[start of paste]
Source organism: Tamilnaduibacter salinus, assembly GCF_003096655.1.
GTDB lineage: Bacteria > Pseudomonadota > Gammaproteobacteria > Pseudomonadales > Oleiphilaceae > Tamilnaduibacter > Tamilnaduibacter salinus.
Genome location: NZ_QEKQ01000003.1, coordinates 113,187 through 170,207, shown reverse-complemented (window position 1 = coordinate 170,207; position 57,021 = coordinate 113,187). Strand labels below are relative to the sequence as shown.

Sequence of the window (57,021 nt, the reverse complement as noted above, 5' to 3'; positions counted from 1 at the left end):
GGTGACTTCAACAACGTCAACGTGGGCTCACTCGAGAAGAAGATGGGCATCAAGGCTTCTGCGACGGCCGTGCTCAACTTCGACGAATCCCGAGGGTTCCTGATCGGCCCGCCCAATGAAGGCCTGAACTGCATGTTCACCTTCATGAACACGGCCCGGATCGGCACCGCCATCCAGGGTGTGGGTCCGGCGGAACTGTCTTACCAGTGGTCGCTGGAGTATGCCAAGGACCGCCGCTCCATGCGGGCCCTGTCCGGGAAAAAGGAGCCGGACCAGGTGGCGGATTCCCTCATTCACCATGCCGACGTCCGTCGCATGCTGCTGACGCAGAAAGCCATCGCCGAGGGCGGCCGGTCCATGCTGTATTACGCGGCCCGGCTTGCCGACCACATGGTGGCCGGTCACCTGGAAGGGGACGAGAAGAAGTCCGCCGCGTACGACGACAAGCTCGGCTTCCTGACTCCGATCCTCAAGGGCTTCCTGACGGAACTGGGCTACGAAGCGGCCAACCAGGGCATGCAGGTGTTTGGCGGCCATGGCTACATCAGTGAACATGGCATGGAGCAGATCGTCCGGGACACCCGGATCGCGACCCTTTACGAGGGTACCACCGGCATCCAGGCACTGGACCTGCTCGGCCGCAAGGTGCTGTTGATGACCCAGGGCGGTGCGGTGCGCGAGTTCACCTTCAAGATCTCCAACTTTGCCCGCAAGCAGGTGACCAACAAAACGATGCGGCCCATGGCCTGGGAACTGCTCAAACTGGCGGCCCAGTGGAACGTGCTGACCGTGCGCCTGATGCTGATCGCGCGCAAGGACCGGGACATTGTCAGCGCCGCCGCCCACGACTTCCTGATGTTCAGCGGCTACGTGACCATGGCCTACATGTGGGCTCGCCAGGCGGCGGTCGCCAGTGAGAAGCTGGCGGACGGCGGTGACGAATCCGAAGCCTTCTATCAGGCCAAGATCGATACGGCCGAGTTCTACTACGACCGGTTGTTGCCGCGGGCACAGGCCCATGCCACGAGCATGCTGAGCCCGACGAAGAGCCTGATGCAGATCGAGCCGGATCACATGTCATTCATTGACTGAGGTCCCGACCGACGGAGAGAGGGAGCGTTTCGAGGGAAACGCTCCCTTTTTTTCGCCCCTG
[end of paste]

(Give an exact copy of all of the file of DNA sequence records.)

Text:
Source organism: Tamilnaduibacter salinus, assembly GCF_003096655.1.
GTDB lineage: Bacteria > Pseudomonadota > Gammaproteobacteria > Pseudomonadales > Oleiphilaceae > Tamilnaduibacter > Tamilnaduibacter salinus.
Genome location: NZ_QEKQ01000003.1, coordinates 113,187 through 170,207, shown reverse-complemented (window position 1 = coordinate 170,207; position 57,021 = coordinate 113,187). Strand labels below are relative to the sequence as shown.

Sequence of the window (57,021 nt, the reverse complement as noted above, 5' to 3'; positions counted from 1 at the left end):
GGTGACTTCAACAACGTCAACGTGGGCTCACTCGAGAAGAAGATGGGCATCAAGGCTTCTGCGACGGCCGTGCTCAACTTCGACGAATCCCGAGGGTTCCTGATCGGCCCGCCCAATGAAGGCCTGAACTGCATGTTCACCTTCATGAACACGGCCCGGATCGGCACCGCCATCCAGGGTGTGGGTCCGGCGGAACTGTCTTACCAGTGGTCGCTGGAGTATGCCAAGGACCGCCGCTCCATGCGGGCCCTGTCCGGGAAAAAGGAGCCGGACCAGGTGGCGGATTCCCTCATTCACCATGCCGACGTCCGTCGCATGCTGCTGACGCAGAAAGCCATCGCCGAGGGCGGCCGGTCCATGCTGTATTACGCGGCCCGGCTTGCCGACCACATGGTGGCCGGTCACCTGGAAGGGGACGAGAAGAAGTCCGCCGCGTACGACGACAAGCTCGGCTTCCTGACTCCGATCCTCAAGGGCTTCCTGACGGAACTGGGCTACGAAGCGGCCAACCAGGGCATGCAGGTGTTTGGCGGCCATGGCTACATCAGTGAACATGGCATGGAGCAGATCGTCCGGGACACCCGGATCGCGACCCTTTACGAGGGTACCACCGGCATCCAGGCACTGGACCTGCTCGGCCGCAAGGTGCTGTTGATGACCCAGGGCGGTGCGGTGCGCGAGTTCACCTTCAAGATCTCCAACTTTGCCCGCAAGCAGGTGACCAACAAAACGATGCGGCCCATGGCCTGGGAACTGCTCAAACTGGCGGCCCAGTGGAACGTGCTGACCGTGCGCCTGATGCTGATCGCGCGCAAGGACCGGGACATTGTCAGCGCCGCCGCCCACGACTTCCTGATGTTCAGCGGCTACGTGACCATGGCCTACATGTGGGCTCGCCAGGCGGCGGTCGCCAGTGAGAAGCTGGCGGACGGCGGTGACGAATCCGAAGCCTTCTATCAGGCCAAGATCGATACGGCCGAGTTCTACTACGACCGGTTGTTGCCGCGGGCACAGGCCCATGCCACGAGCATGCTGAGCCCGACGAAGAGCCTGATGCAGATCGAGCCGGATCACATGTCATTCATTGACTGAGGTCCCGACCGACGGAGAGAGGGAGCGTTTCGAGGGAAACGCTCCCTTTTTTTCGCCCCTG